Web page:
The first is yet another open-access special edition published in Nature (see link here), which complements their previous special edition from this time last year (2011). I'm impressed it has to be said, that Nature would choose to return to autism two years running, which really does tell you how much scientific and lay interest there is about the condition.
As to content, lots of interesting views and opinions but a few highlights to mention:
- Well it's nice to see that epigenetics (there's so much more to the genome) gets a mention as per this article by Sarah Williams*. The possible usefulness of systems biology is also discussed, albeit with more of slant on proteomics over my favourite, metabolomics.
- Michael Eisenstein** talks pharmacotherapy which includes quite a bit about Fragile X syndrome chatter and all those glutamate-targeting advances (see here) which potentially offer so much. My attention however was more focused on the preliminary results from administration of N-acetlycysteine (NAC) in cases of autism and even some suggestion that the immune-inflammatory link to some cases of autism might be a target for therapy, and quite unconventional - helminthic - therapy at that.
- Of course one cannot talk about autism nowadays with making some reference to DSM-V as per the article by Emily Singer*** which complements/is complemented by a recent piece by Jon Brock elsewhere.
The second special edition / supplement graces the journal Pediatrics, and a whole slew of articles on autism (see link here). Regular readers of this blog (hello, anyone there...) will have already been given a heads-up for one of the articles published as part of the Pediatrics supplement by a cracking group of researchers, all discussing gastrointestinal (GI) factors and autism (see here).
Some more interesting tidbits for your, pardon the pun, digestion:
- Perrin and colleagues**** discuss the use of complementary and alternative medicine (CAM) in autism. As someone who does not necessarily see dietary intervention as being anything like CAM - remember Hippocrates 'Let food be thy medicine' - it's nevertheless interesting to read about how CAM use seems to be more widespread among those children whose autism is present alongside other comorbidites such as GI problems and seizure disorders. I hate to use the term ' the bleeding obvious' but it does kinda stand to reason that GI issues might persuade someone to look at diet for example, as being a potential player to those issues. Or maybe it's just me? I note also that Dr Susan Hyman is among the authorship group to this paper, which got me wondering about the status of that gluten- and casein-free diet study that she was undertaking which still appears on the ClinicalTrials.gov website, albeit 'status unknown'.
- Sikora and colleagues***** report some really interesting results based on what happens when ADHD and autism are comorbid. Again, probably not something completely unexpected in that quality of life is not great, or at least not as great as when ADHD symptoms are not present. If ever there was another example that comorbidity can be (a) present and (b) a real challenge for people with autism, here it is.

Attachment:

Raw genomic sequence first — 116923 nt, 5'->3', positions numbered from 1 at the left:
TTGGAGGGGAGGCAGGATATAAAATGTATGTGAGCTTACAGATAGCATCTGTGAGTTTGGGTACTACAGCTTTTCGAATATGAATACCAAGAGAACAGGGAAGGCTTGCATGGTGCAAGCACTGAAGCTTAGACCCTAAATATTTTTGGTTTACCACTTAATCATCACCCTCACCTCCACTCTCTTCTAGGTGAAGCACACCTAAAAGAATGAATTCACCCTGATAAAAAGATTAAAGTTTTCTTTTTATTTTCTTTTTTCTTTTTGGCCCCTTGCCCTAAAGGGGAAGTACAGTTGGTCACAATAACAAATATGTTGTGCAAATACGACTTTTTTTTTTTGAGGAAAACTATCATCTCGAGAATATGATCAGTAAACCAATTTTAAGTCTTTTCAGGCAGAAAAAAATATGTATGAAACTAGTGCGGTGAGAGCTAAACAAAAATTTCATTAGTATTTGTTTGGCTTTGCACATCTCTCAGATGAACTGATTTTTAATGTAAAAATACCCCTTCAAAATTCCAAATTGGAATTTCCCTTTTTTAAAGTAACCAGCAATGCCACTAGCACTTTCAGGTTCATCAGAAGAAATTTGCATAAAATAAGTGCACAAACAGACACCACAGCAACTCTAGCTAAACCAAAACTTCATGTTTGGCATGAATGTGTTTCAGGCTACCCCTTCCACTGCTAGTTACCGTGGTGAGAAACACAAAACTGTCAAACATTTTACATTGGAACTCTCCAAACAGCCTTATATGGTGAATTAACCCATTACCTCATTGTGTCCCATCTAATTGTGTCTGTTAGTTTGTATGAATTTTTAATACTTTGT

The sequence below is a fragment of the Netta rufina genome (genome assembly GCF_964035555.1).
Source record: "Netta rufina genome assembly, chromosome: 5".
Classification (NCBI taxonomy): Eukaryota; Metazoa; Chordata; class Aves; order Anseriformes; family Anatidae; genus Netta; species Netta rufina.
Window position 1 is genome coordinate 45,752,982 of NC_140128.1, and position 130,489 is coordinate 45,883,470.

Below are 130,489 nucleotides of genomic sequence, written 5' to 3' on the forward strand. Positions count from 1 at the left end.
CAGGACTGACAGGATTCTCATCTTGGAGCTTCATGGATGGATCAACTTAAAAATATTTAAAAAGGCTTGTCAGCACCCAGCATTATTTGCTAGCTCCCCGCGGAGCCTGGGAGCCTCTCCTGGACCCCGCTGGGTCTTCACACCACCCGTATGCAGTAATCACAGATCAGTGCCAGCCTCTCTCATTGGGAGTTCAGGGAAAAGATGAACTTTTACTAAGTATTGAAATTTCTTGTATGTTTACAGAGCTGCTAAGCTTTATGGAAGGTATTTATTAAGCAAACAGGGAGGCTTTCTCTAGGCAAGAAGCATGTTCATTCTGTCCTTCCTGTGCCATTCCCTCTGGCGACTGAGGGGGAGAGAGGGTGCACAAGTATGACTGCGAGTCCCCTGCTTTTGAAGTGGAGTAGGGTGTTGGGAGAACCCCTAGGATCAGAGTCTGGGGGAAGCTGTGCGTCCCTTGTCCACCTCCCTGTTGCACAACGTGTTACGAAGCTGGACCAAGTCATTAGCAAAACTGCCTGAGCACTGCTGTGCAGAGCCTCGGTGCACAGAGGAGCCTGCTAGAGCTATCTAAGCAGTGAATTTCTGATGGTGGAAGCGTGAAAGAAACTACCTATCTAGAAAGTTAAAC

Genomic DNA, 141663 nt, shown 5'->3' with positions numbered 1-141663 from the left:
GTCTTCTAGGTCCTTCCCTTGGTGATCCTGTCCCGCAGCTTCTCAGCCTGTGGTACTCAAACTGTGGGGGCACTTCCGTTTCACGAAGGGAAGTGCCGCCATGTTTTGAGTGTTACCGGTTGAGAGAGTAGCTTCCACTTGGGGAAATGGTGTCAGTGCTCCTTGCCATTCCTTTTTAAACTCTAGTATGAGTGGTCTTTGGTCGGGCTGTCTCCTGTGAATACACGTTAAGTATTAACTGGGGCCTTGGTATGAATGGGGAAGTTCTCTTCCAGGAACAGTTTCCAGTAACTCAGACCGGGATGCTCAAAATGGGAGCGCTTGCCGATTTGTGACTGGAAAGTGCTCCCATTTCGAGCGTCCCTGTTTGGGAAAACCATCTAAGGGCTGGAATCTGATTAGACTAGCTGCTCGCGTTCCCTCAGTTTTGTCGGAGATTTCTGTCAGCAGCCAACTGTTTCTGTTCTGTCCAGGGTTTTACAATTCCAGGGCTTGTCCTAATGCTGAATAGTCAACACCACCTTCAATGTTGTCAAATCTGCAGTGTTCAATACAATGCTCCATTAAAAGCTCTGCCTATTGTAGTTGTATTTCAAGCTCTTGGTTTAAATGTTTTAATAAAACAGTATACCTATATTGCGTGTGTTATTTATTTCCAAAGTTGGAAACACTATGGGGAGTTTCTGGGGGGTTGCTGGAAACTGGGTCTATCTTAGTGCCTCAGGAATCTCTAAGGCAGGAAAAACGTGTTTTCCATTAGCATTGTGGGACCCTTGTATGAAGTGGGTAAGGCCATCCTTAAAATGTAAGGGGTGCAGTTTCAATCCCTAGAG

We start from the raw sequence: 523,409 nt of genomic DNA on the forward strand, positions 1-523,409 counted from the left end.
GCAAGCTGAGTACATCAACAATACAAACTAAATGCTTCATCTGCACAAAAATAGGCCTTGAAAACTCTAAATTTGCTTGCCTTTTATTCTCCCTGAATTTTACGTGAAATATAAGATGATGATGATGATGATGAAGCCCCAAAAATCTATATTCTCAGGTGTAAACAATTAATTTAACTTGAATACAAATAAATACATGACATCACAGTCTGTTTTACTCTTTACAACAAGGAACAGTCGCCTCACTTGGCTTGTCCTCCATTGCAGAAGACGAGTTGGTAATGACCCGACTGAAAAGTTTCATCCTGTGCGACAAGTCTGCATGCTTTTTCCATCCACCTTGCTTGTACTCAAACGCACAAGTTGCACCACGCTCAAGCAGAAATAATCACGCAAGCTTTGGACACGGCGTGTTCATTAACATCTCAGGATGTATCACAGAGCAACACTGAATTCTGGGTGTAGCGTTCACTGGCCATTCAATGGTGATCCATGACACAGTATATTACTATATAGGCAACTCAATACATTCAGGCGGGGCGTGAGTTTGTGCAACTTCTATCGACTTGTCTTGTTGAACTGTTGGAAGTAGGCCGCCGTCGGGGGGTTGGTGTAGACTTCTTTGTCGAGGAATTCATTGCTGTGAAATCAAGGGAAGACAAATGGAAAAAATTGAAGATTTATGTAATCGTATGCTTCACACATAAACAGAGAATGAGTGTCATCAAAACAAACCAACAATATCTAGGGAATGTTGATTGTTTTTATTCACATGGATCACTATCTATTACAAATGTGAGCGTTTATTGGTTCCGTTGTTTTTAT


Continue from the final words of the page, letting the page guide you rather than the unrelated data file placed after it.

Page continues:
- Beth Malow and colleagues****** describe a potentially very informative tool, an insomnia practice pathway to help identify such issues in cases of autism. So, screening taking into account other medical factors, discussing various therapies which does not necessarily just mean introduce melatonin, and an important one here, follow-up and "evaluate effectiveness and tolerance of the therapy". It all sounds great in principle, but again I'm just going back to the 2010 Pediatrics guidance on GI conditions and autism******* and wonder how successful such best-laid plans turn out to be in practice.
- Final one, Ann Reynolds and colleagues******** talk iron and autism (as I have previously done on this blog) and report that issues with the availability of iron might not actually be all that widespread in autism after all. By saying this, I'm not taking away anything from the cases where iron availability is an issue.
There is plenty of bedtime reading there for everyone and importantly, an ideal vehicle for keeping autism and autism research in the public consciousness. To close, a song that I think everyone would welcome, young and old, either first thing in the morning or last thing at night...
* Williams SCP. Genetics: searching for answers. Nature. 2012; 491: S4-S6.
** Eisenstein M. Treatments: in the waiting room. Nature. 2012; 491: S14-S16.
*** Singer E. Diagnosis: redefining autism. Nature. 2012; 491: S12-S13.
**** Perrin JM. et al. Complementary and alternative medicine use in a large pediatric autism sample. Pediatrics. 2012; 130: S77-S82.
***** Sikora DM. et al. Attention-Deficit/Hyperactivity Disorder Symptoms, adaptive functioning, and quality of life in children with autism spectrum disorder. Pediatrics. 2012; 130: S91-S97.
****** Malow BA. et al. A practice pathway for the identification, evaluation, and management of insomnia in children and adolescents With autism spectrum disorders. Pediatrics. 2012; 130: S106-S124.
******* Buie T. et al. Evaluation, diagnosis, and treatment of gastrointestinal disorders in individuals with ASDs: a consensus report. Pediatrics. 2010;125 Suppl 1:S1-18.
******** Reynolds A. et al. Iron Status in Children With Autism Spectrum Disorder. Pediatrics. 2012; 130: S154-S159.
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